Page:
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import os

import sys, urllib2, urllib

import re

import time

from threading import Thread

class testit(Thread):

    def _init_ (self):


    def run(self):

        url = ''

        data = urllib.urlencode([('id',"btn_13_9_13"), ('matchNo',"13")])

        req = urllib2.Request(url)

        fd = urllib2.urlopen(req, data)

        """while 1:

        data =

        if not len(data):




        url2 = ''

        data2 = urllib.urlencode([('id',"btn_13_9_13"), ('matchNo',"13")])

        req2 = urllib2.Request(url2)

        fd2 = urllib2.urlopen(req2, data2)

        while 1:

            data2 =

        if not len(data2):




        print time.ctime()

        print " ending thread\n"


while i<0:

current = testit()



I'm getting an error stating invalid syntax for the line:

print time.ctime()

Please help me out.

share|improve this question
You should post the error that was given with your question exactly as shown in your terminal. – GmonC Sep 16 '09 at 18:55
Also, it appears you've lost some indentation at the very least. Make sure the code is correct. – Ned Batchelder Sep 16 '09 at 18:58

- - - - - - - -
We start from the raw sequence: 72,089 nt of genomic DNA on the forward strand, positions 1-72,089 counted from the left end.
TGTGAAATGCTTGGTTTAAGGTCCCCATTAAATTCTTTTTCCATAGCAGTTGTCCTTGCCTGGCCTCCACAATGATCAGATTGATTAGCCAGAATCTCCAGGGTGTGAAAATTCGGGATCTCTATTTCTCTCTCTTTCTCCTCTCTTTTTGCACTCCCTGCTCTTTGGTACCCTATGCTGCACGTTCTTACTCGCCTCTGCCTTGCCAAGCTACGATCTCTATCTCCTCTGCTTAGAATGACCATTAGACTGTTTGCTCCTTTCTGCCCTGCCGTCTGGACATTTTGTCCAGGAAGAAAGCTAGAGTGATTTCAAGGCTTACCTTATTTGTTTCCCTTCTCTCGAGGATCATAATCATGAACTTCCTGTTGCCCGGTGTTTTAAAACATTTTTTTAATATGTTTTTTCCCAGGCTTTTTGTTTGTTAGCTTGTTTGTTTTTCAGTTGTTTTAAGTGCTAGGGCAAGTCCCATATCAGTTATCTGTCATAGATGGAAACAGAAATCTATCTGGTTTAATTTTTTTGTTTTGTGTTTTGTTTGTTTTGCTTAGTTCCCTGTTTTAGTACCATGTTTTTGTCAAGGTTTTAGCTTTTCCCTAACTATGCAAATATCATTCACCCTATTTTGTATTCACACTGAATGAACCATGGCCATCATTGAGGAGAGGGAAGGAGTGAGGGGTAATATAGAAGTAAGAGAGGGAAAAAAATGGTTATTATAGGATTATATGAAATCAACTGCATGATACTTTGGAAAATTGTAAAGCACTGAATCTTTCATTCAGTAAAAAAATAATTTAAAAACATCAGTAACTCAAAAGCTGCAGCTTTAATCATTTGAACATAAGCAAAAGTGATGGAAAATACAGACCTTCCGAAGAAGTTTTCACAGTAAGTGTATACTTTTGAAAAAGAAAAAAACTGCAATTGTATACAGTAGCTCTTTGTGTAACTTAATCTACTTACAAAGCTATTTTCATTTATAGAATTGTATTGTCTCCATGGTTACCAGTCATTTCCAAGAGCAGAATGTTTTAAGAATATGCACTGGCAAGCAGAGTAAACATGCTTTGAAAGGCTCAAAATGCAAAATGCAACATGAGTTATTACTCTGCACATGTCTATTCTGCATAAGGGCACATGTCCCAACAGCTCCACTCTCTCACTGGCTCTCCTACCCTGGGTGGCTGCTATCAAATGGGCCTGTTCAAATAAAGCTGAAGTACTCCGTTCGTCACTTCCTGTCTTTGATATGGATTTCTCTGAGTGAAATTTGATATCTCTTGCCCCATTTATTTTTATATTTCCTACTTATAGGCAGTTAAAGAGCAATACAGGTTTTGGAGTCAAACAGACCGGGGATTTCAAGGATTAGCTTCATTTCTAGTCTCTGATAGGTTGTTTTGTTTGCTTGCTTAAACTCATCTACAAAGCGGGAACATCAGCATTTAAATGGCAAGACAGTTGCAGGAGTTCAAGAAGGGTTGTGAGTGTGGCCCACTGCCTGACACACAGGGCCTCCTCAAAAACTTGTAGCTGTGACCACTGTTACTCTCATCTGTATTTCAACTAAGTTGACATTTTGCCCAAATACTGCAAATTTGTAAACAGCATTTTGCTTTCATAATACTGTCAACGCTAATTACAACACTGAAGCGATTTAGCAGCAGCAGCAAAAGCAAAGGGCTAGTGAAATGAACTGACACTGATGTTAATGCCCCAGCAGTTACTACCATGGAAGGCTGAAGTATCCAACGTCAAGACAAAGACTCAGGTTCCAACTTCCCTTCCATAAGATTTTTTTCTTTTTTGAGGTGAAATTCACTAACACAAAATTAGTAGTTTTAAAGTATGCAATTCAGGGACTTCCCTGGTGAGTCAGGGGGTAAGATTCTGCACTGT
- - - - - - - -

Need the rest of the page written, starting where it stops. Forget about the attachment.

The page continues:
up vote 4 down vote accepted

This is because (in Python 3.0 onwards at least), print is a function.


print (time.ctime())

and it should be fine.

share|improve this answer

From this page:


ctime(seconds) -> string

Convert a time in seconds since the Epoch to a string in local time.

This is equivalent to asctime(localtime(seconds)).

ctime requires an argument and you aren't giving it one. If you're trying to get the current time, try time.time() instead. Or, if you're trying to convert the current time in seconds to a string in local time, you should try this:

share|improve this answer
ctime no longer requires an argument. Those docs are from a really old version of python (1.6). Even if it did, I think you'd get a TypeError, not a 'invalid syntax' (so presumably a SyntaxError) as being reported here. time.ctime() will return the current time since Python 2.1. – Andy Sep 16 '09 at 19:22

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